Accountability in Assessment: Projections for Higher Education

By Julie Atwood Director of Assessment, American Public University System

The use of assessment in higher education dates back to the earliest learning experiences, but assessment today often refers to a means of evaluating student learning throughout a program or university. Since the 1980s, as a field it has developed to facilitate the self-evaluation of a program, achievement of the school’s mission, or to determine success for a particular area, such as writing.

Nurturing the Entrepreneurial Spirit

By Joe Rice, Director, Eastern Panhandle Technology Innovation Center

The spirit of entrepreneurship doesn’t go away after you launch your company. In fact, many entrepreneurs consider themselves “serial entrepreneurs” as they seek the thrill and excitement of starting a new company. These serial entrepreneurs gather much more satisfaction in starting companies than they do in running them.

Leading the Way: Capitalizing on Disruption to Improve Online Education

By Patricia J. Campbell, Ph.D., Assistant Provost, Vice President at American Public University System

Renowned higher education expert Clayton Christensen has suggested that competency-based education (CBE) is one of today’s major disruptive innovations. Higher education needs to adapt in order to meet the increasingly challenging environment in which the Academy is situated (Weise and Christensen, 2014).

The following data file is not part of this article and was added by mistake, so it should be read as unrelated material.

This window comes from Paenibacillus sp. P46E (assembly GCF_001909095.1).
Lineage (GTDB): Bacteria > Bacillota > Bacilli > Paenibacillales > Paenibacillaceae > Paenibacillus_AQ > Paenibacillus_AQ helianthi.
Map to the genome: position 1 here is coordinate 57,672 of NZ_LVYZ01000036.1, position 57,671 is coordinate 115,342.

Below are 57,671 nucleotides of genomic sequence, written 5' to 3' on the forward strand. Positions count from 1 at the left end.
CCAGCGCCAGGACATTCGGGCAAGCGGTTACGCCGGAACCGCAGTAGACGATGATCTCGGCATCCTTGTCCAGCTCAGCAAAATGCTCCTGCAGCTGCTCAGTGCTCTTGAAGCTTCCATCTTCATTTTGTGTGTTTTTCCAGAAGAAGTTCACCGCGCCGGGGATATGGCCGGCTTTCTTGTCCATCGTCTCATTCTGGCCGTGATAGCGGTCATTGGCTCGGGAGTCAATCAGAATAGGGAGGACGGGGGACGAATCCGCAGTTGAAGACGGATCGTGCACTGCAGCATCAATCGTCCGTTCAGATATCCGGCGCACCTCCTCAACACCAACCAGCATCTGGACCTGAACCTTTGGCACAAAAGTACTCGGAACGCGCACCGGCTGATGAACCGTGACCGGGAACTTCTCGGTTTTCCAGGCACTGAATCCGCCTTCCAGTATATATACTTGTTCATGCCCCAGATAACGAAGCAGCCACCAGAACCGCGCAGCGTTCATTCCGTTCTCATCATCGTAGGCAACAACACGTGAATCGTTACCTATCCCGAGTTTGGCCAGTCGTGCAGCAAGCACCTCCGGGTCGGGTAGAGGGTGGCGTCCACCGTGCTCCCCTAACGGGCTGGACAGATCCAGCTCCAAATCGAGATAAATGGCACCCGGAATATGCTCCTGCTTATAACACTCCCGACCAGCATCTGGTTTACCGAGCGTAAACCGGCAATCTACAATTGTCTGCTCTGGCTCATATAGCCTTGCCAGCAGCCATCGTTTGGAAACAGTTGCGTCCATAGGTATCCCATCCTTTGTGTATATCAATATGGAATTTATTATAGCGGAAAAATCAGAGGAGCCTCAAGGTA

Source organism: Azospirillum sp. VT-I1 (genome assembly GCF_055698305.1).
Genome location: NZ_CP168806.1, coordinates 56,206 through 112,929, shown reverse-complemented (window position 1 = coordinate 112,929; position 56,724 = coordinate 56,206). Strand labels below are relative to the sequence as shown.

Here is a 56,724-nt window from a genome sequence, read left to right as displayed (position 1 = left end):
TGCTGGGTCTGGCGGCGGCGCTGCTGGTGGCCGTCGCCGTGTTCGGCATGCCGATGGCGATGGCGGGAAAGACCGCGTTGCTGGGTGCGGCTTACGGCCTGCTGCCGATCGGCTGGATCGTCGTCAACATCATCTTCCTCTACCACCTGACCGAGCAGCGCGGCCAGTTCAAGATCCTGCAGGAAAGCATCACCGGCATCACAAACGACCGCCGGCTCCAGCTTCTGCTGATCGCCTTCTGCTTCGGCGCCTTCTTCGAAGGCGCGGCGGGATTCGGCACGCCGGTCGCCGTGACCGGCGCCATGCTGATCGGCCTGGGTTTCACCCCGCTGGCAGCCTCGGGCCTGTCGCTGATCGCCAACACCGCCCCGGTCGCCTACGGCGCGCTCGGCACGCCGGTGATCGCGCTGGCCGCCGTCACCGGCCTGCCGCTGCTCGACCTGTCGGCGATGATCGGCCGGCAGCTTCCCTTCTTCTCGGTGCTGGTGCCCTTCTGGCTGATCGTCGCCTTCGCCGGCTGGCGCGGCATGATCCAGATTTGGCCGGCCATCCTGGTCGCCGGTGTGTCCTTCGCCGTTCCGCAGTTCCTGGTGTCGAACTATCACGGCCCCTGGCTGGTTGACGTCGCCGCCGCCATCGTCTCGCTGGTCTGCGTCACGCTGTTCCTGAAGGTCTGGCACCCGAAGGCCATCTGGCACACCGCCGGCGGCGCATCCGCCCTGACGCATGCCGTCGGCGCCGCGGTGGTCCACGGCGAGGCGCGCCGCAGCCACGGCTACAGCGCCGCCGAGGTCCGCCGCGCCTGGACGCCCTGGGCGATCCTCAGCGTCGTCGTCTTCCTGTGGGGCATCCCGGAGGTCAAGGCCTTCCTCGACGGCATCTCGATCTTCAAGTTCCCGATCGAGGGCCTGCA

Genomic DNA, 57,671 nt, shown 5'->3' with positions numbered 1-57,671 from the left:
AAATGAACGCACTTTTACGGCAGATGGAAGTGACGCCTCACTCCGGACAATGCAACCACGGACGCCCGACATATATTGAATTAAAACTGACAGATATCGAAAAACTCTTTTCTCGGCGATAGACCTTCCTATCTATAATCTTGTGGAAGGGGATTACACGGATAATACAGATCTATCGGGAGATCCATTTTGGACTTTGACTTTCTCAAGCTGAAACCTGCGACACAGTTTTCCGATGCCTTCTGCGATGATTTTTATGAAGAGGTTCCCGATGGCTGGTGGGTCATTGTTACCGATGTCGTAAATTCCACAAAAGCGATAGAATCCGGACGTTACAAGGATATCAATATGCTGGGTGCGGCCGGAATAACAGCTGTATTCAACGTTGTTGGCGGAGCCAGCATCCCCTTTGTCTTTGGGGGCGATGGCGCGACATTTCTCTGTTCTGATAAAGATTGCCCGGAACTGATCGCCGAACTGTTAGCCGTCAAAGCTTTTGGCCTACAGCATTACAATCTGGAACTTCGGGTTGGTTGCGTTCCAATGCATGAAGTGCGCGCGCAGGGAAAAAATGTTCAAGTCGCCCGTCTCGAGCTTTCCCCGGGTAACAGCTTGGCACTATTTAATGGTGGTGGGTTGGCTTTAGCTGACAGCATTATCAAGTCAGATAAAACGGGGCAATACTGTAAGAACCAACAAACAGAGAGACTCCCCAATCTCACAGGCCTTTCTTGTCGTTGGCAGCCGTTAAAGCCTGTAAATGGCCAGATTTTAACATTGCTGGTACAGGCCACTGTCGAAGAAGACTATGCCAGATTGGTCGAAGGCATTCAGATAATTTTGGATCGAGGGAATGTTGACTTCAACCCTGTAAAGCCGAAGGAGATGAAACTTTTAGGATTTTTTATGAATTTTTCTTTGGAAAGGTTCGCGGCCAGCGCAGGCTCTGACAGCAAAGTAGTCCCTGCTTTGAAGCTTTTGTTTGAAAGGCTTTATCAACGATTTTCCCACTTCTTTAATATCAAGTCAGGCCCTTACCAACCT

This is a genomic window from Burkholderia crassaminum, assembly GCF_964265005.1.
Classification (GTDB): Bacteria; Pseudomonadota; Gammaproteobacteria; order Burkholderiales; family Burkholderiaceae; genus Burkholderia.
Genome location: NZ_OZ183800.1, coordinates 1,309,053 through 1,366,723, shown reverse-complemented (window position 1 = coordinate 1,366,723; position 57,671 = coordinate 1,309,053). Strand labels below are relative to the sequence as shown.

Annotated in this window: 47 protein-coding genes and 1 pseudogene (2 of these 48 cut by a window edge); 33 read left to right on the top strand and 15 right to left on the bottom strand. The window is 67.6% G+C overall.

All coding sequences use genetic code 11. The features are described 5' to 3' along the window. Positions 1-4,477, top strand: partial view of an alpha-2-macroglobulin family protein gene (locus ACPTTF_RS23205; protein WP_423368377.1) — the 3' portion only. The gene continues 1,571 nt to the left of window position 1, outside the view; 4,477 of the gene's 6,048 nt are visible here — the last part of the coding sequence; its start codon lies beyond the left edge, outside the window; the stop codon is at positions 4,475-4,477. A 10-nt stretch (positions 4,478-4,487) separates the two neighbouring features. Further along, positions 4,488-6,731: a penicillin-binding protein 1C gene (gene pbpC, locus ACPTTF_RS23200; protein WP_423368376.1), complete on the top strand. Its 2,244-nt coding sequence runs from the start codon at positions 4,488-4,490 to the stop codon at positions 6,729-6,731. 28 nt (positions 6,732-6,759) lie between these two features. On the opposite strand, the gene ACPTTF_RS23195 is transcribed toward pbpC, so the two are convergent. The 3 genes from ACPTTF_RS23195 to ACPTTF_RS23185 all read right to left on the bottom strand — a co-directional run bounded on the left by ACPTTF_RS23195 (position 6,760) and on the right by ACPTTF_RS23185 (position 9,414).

AMU-Hosted Summit Draws International Leaders in Fight against Human Trafficking

By Jeffrey Kuhn, Associate Vice-President, Public Safety and National Security Sectors, American Military University

On November 17-20, American Military University (AMU) hosted Together Let’s Stop Traffick, an international summit aimed at promoting collaboration in the ongoing global fight to end human trafficking. Human trafficking is modern-day slavery and has been referred to as the “human rights issue of our era.”

The Nearly Free University and the Emerging Economy: The Revolution in Higher Education by Charles Hugh Smith

My three greatest interests in higher education are (in order): affordability, student persistence, and technology-enabled education. Given the size of the sector, researchers or authors usually write about one of those topics in a focused or nuanced paper/book. Having read a reference to the above book that appeared to focus on affordability and technology-enabled education, I ordered a copy.